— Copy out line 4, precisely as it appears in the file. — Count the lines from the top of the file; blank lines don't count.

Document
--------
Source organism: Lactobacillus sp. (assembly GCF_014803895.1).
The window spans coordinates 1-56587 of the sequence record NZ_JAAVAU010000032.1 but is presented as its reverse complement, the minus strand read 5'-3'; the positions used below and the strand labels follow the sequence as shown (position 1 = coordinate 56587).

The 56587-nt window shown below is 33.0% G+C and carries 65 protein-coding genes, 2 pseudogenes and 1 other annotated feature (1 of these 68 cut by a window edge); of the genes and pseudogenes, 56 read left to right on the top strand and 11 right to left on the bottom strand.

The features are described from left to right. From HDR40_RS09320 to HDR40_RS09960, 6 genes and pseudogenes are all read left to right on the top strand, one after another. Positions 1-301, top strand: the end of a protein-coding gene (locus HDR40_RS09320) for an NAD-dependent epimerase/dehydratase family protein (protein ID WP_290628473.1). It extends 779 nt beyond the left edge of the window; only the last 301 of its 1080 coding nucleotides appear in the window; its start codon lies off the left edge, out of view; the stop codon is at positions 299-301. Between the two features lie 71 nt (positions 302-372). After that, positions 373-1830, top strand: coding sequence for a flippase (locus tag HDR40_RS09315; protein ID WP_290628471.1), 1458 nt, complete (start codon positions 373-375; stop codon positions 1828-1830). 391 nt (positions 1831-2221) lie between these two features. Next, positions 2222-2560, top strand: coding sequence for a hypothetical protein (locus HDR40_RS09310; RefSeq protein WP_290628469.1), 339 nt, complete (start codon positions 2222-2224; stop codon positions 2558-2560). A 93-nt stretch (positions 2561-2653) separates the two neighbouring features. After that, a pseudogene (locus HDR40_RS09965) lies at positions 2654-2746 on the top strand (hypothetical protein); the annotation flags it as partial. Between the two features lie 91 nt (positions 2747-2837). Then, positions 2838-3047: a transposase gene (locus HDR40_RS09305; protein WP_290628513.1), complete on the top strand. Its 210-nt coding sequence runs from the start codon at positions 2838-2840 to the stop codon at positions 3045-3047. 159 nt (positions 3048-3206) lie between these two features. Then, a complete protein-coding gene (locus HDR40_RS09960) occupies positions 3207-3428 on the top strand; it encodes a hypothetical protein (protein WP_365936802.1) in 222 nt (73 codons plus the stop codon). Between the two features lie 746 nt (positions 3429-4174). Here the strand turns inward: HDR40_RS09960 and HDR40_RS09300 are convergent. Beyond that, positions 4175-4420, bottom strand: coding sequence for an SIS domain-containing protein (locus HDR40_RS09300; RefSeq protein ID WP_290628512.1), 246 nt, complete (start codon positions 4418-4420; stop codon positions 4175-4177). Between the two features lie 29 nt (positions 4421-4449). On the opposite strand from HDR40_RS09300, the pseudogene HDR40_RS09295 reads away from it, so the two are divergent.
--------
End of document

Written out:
The features are described from left to right. From HDR40_RS09320 to HDR40_RS09960, 6 genes and pseudogenes are all read left to right on the top strand, one after another. Positions 1-301, top strand: the end of a protein-coding gene (locus HDR40_RS09320) for an NAD-dependent epimerase/dehydratase family protein (protein ID WP_290628473.1). It extends 779 nt beyond the left edge of the window; only the last 301 of its 1080 coding nucleotides appear in the window; its start codon lies off the left edge, out of view; the stop codon is at positions 299-301. Between the two features lie 71 nt (positions 302-372). After that, positions 373-1830, top strand: coding sequence for a flippase (locus tag HDR40_RS09315; protein ID WP_290628471.1), 1458 nt, complete (start codon positions 373-375; stop codon positions 1828-1830). 391 nt (positions 1831-2221) lie between these two features. Next, positions 2222-2560, top strand: coding sequence for a hypothetical protein (locus HDR40_RS09310; RefSeq protein WP_290628469.1), 339 nt, complete (start codon positions 2222-2224; stop codon positions 2558-2560). A 93-nt stretch (positions 2561-2653) separates the two neighbouring features. After that, a pseudogene (locus HDR40_RS09965) lies at positions 2654-2746 on the top strand (hypothetical protein); the annotation flags it as partial. Between the two features lie 91 nt (positions 2747-2837). Then, positions 2838-3047: a transposase gene (locus HDR40_RS09305; protein WP_290628513.1), complete on the top strand. Its 210-nt coding sequence runs from the start codon at positions 2838-2840 to the stop codon at positions 3045-3047. 159 nt (positions 3048-3206) lie between these two features. Then, a complete protein-coding gene (locus HDR40_RS09960) occupies positions 3207-3428 on the top strand; it encodes a hypothetical protein (protein WP_365936802.1) in 222 nt (73 codons plus the stop codon). Between the two features lie 746 nt (positions 3429-4174). Here the strand turns inward: HDR40_RS09960 and HDR40_RS09300 are convergent. Beyond that, positions 4175-4420, bottom strand: coding sequence for an SIS domain-containing protein (locus HDR40_RS09300; RefSeq protein ID WP_290628512.1), 246 nt, complete (start codon positions 4418-4420; stop codon positions 4175-4177). Between the two features lie 29 nt (positions 4421-4449). On the opposite strand from HDR40_RS09300, the pseudogene HDR40_RS09295 reads away from it, so the two are divergent.